Born to a frontier family on November 5, 1866, Geraldine was exposed to pioneer living at an early age. She quickly outgrew her small-town life and went on to pursue higher education at Oberlin College and graduated with an education degree in 1898. Before attending college, she attempted the life that was expected of her, getting married young and starting a family. Six months into her pregnancy and marriage, she decided to follow her independent nature and divorced her husband. Upon their divorce, Geraldine reclaimed her maiden name for herself and her son. She then moved to New York City where she maintained a fulltime career as a music, art and sewing teacher until her retirement in 1912. Having enough of city life, Geraldine decided to join her siblings out west in Jackson Hole.
In 1913 after a year of surveying the valley, she filed for a 160-acre parcel north of Moose and directly underneath the Grand Teton. After several years of bureaucratic hurdles and turmoil, she was approved for 159.97 acres. She made the necessary improvements to the property, but rarely undertook any manual labor other than gardening and general maintenance. Due to her successful teaching career, she was able to support herself in a comfortable retirement. Her cabin had no electricity or plumbing and she made her own clothing. She did, however, amass a large library of over 1,300 books. These books would sustain her during the long winter months that she often referred to as her “hibernation.”On August 2, 1924 a 58-year old Geraldine successfully summited the Grand Teton with the assistance of a 16-year old Paul Petzoldt. She was the second recorded woman to make the climb.
Geraldine was well-known in the valley for her unusual lifestyle. While many could not tolerate her eccentricities and openly obstinate opinions, those who did accept her knew her to be equally gentle and caring. Her closest friends and family often affectionately referred to her as “Aunt Ger.” She preferred the quiet retirement she found on her property, unconcerned with her reputation. Due to her struggles acquiring her land, she was distrustful of government. She was staunchly against Harold Fabian and the Snake River Land Company, and vehemently rebuffed all of their offers for her highly-prized parcel. She began making arrangements to donate the property to Oberlin College, but lost her battle on August 12, 1938 when she died in her sleep. While her property is again federal land, Geraldine’s presence remains in both her cabins and her land. Her son had her cremated ashes interred in a large boulder on the property, facing her towards the Grand, the peak she always referred to as “her mountain.”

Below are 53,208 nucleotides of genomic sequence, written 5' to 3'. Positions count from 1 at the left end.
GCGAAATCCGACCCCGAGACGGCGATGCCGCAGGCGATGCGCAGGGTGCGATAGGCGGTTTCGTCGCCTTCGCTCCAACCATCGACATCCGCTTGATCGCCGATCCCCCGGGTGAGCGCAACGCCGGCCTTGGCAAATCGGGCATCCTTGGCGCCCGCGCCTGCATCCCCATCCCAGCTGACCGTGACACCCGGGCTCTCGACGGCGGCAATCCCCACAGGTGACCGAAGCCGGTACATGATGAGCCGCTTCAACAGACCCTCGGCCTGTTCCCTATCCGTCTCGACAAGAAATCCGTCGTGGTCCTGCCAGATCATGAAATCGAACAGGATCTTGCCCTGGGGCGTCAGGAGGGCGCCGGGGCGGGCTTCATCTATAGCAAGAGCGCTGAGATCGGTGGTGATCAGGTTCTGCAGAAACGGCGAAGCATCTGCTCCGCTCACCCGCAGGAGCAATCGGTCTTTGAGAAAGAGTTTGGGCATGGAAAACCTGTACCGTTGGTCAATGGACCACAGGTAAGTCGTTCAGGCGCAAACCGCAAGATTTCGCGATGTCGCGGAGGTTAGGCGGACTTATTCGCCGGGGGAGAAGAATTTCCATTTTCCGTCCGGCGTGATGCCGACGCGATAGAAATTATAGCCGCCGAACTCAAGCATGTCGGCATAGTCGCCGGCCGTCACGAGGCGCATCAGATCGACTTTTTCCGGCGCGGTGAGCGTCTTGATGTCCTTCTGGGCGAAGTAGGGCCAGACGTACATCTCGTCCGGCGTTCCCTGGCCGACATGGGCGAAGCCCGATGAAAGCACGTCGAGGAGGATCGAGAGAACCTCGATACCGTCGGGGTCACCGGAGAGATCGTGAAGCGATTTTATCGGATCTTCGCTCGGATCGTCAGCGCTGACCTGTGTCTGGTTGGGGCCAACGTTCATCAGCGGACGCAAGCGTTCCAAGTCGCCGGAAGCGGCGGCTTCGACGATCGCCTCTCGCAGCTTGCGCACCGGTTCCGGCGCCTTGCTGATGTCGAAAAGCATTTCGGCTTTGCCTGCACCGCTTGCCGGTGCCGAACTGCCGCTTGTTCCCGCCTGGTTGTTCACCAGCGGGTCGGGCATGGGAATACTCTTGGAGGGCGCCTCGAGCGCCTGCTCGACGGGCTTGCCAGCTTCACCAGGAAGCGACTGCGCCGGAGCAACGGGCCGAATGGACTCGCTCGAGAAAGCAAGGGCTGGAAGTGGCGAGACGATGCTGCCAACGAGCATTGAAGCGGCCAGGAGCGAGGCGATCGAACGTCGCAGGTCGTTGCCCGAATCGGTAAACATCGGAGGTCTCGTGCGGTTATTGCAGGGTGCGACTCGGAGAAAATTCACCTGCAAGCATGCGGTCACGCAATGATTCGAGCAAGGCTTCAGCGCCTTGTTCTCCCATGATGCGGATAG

Lucy Wadams Nesbitt Shive
Lucy Wadams Nesbitt had a three-year old daughter, Carrie Maybelle, when she decided to divorce her husband and move away. She wanted to pursue life outside her home and marriage, and went on to find her own adventures. Leaving her daughter Carrie with her parents, Lucy found work as a ranch hand, working in the hayfields. She saved enough money from working other odd jobs as a chambermaid and waitress to purchase and run her own boarding house. When this interest ran out, she decided to undertake a move, alone, from Medicine Lodge, Montana to Jackson Hole, Wyoming in 1896. Upon her arrival, she met John “Jack” Shive who was squatting on a ranch in the Buffalo Valley. They were married a year later, and Jack enlarged his modest one-room cabin to fit his growing family. Carrie, now 10 years old, was summoned from Montana to live with her mother and new stepfather. Jack welcomed Carrie as if she were his own, and the affection was mutual, earning him the nickname “Daddy Shive.”